Introduction: Boffer Armaments Pt. 1: Tower Shield

About: Hi, we're Dara and Nash. Industrial designers, tinkers, and mayhem builders. Follow our travels.
So, a group of friends recently started a beat-each-other-with-padded-weapons group, of which I've decided to join. So, having access to a lot of scraps and random types of padding, I decided to make a full set of gear. Including: a shield, a great battle axe, a light battle axe, and a medium sword.

This Instructable will discuss how I made a fairly large shield. In Dungeons and Dragons terms, it is somewhere between a Large Wooden Shield and a Medium-creature Tower Shield. Heavy and large enough to offer near-complete protection, but light enough to still be able to bash with it. (I think it totaled out to being ~29 lbs).

I'm using some hardware from an old shield (read: tabletop) that was broken when it met the blunt end of a hammer.

This will need:
Power drill.
Wood (1/4" birch and particle board)
Grip and plate.
Foam (closed cell works well)
Contact cement
Staples/Staple gun
Gaff Tape
Tethers (I used old hockey skate laces)
Measuring tools

Step 1: Making the Shield Body

So, the first step is to actually make the face of the shield. Not too hard.

Since the shop has a band saw, I cut out a vague shape that I've seen on a shield from somewhere in Persia...I think. Anyway, it's not quite a round-shield and it's not quite a kite-shield, but it manages to cover most of the area of both and still allow for an axe/spear/sword to be held in the off-hand without too much difficulty.

Trace out what you want on your blank piece, in this case it's a piece of 1/4" birch plywood that's roughly 3'x4'.

Cut out said line using the band saw. You could do it by hand with a reciprocating saw, or even a handsaw, but it would take forever.

For the second piece, trace the first cutout and then repeat the process of cutting out said piece.

For weight, strength and durability, I added a particle board piece between that's roughly 1' x 1.25' that way everything can be bolted together and add durability.

Step 2: Putting the Shield Body Together.

This could also be called "Some Assembly Required."

Drill holes for support, make sure they're vertical and go all the way through all your pieces. There are four bolts for the grip plate and five bolts for the shield's rim.

Also, use a sacrificial board for whatever you drill through. That way you don't hit the table you're drilling on.

Pretty simple. Drill. Line up. Bolt. Check for sturdiness.

To attach the grip and grip plate, I used some beefy 3/4" wood screws. Might replace them with bolts at some point, but they work for now.

Align everything a little above the middle of the shield. That way the weight is pulling mostly down and you don't have to worry about it not staying vertical, and it will still behave well when you move your arm around with it attached.

One trick I've learned is that if you have more than one strap involved (there are two on this one), the grip should be added last so it fits your arm.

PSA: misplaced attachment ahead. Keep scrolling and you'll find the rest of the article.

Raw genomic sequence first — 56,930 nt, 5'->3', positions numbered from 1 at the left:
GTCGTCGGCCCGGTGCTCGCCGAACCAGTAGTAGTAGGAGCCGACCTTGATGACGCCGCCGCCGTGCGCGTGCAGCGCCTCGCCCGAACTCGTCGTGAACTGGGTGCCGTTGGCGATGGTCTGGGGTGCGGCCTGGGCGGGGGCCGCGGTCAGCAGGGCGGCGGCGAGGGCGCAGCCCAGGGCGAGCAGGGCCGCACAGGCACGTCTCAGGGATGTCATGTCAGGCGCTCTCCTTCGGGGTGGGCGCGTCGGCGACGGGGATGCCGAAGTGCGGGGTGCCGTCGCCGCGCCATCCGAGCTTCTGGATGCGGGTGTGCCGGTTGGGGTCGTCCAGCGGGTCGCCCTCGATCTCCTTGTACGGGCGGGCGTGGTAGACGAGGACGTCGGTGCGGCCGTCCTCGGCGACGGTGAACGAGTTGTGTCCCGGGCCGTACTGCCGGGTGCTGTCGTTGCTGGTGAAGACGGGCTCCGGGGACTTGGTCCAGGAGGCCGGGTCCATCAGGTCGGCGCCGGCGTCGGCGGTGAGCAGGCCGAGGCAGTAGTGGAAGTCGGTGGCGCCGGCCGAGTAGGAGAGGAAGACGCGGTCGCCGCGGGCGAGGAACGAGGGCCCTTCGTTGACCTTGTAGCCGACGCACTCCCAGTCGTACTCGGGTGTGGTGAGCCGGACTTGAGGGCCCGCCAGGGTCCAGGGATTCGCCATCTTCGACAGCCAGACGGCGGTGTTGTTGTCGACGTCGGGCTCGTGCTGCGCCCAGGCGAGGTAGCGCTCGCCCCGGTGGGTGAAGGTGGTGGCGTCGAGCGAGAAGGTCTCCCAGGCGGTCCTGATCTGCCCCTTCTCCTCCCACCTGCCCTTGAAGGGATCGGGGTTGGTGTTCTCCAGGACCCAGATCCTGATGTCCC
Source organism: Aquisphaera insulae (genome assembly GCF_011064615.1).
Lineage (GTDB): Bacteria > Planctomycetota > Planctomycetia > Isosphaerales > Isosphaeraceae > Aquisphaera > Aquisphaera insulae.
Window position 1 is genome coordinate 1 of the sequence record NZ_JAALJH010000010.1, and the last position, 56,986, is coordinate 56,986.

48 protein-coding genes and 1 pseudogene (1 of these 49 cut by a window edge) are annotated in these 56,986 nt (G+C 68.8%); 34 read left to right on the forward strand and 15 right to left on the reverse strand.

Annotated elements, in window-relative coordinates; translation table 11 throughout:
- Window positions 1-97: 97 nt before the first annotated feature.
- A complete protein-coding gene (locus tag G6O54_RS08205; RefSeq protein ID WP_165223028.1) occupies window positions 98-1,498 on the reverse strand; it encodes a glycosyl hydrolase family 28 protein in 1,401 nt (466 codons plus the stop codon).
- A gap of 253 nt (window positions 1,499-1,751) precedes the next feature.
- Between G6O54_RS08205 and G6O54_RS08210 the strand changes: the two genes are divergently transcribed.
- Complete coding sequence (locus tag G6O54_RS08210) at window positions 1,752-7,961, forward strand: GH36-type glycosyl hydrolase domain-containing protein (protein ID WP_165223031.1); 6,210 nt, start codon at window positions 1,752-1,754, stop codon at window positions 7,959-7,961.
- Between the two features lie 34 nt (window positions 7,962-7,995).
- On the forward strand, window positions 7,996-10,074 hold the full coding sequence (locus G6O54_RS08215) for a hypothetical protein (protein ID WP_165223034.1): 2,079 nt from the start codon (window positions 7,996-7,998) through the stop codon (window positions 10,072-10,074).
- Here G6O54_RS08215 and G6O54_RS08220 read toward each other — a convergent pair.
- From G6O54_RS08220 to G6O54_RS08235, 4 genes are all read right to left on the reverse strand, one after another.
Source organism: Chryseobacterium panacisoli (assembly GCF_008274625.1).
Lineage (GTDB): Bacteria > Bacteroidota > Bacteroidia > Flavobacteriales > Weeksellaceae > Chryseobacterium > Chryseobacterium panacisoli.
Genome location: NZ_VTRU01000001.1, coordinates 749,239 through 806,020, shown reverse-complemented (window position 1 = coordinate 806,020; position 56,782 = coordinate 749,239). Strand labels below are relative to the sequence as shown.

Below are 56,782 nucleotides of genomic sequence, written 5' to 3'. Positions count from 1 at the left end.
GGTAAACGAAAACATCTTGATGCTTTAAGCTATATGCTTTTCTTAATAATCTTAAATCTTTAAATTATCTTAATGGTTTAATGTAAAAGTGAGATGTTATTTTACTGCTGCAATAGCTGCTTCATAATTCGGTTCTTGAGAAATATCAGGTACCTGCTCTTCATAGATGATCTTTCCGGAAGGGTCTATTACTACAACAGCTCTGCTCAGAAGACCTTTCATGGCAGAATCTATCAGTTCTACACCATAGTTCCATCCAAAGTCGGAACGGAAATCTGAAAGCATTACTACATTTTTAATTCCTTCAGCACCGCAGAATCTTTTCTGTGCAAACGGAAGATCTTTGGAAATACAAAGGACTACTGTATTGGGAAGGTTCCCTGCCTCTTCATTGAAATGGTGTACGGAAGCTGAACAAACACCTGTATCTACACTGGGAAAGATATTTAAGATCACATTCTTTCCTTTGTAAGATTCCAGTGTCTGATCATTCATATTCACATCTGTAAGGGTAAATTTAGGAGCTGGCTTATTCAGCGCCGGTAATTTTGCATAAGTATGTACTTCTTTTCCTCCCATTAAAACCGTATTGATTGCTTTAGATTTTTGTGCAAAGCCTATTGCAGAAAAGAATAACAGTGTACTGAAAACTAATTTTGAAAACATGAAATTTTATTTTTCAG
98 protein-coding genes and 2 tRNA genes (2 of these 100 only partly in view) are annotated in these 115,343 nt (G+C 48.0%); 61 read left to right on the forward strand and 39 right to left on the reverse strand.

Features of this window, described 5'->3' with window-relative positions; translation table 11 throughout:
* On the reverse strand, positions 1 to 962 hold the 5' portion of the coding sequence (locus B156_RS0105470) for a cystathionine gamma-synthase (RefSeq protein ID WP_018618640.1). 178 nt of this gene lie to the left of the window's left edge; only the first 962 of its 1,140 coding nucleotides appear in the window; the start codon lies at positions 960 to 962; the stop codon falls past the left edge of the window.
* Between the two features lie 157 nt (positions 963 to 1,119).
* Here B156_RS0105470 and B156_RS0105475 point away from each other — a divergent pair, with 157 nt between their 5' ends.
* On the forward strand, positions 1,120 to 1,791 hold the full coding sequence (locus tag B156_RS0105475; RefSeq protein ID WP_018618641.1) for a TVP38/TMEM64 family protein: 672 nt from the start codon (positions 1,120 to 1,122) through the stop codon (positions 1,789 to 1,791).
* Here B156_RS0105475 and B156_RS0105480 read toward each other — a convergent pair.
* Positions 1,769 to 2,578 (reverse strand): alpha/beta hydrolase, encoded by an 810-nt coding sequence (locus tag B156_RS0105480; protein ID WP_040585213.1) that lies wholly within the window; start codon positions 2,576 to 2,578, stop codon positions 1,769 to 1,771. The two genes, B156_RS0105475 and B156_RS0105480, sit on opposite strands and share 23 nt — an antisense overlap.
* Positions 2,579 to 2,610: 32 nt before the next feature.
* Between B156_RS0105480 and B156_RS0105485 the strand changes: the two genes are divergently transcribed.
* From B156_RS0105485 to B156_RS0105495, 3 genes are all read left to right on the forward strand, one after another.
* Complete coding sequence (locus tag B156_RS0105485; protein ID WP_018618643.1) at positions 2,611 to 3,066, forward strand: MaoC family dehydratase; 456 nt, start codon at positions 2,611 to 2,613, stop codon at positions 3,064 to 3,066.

Congratulations, you have a functional shield! Now to add padding so that it doesn't actually maim and dismember when you hit people with it.

Step 3: Prepping for Padding Layer 1

First step, cover that edge in something heavy duty. I used some lengthy neoprene-like foam. Think pool noodles but beefier and softer. That's what consisted of most of the foam used. Some was add-on padding for bleacher chairs and others were actual pool noodle scraps. All much softer and easier hitting than wood with bolts.

So, after that, decide where you want what foam to be; it's good to lay it out before you glue it down, otherwise it might be a little slapdash.

Contact cement is great for preventing that, since you can re-stick it without too much fuss.

Be liberal with the glue, by which I mean give it a nice coating.

After everything's stuck, use the straps from the seat cushions to loop around the back and staple them in. This will give a great deal extra support and hold all of the loose foam in a little better.

Step 4: Adding a Second Layer of Padding

For the second, and last, layer of foam; cover it in the thicker, larger pieces of the neoprene-like foam. I had a nice 1' diameter tube that I could cut up and use.

So, repeat the process before and coat both top and bottom with contact cement. Fit all the pieces together and do some layering.

Add a second layer around the rim with some medium-sized tubing.

Lastly. Take some laces, ribbon, or something sturdy and make an asterisk shape on the front of the shield. Flip the whole thing over and staple it along the back. You'll want quite a few staples.

Now, you have a boffer shield.

An optional step would be to create a linen cover for it to hold everything in as well. After I've managed that, I'll give a final before/after picture of what it looks like.

Have fun, and be safe using this. It's fun, and it is padded, but it is still almost 30 lbs of weight and feels like getting hit by a mattress attached to a small car.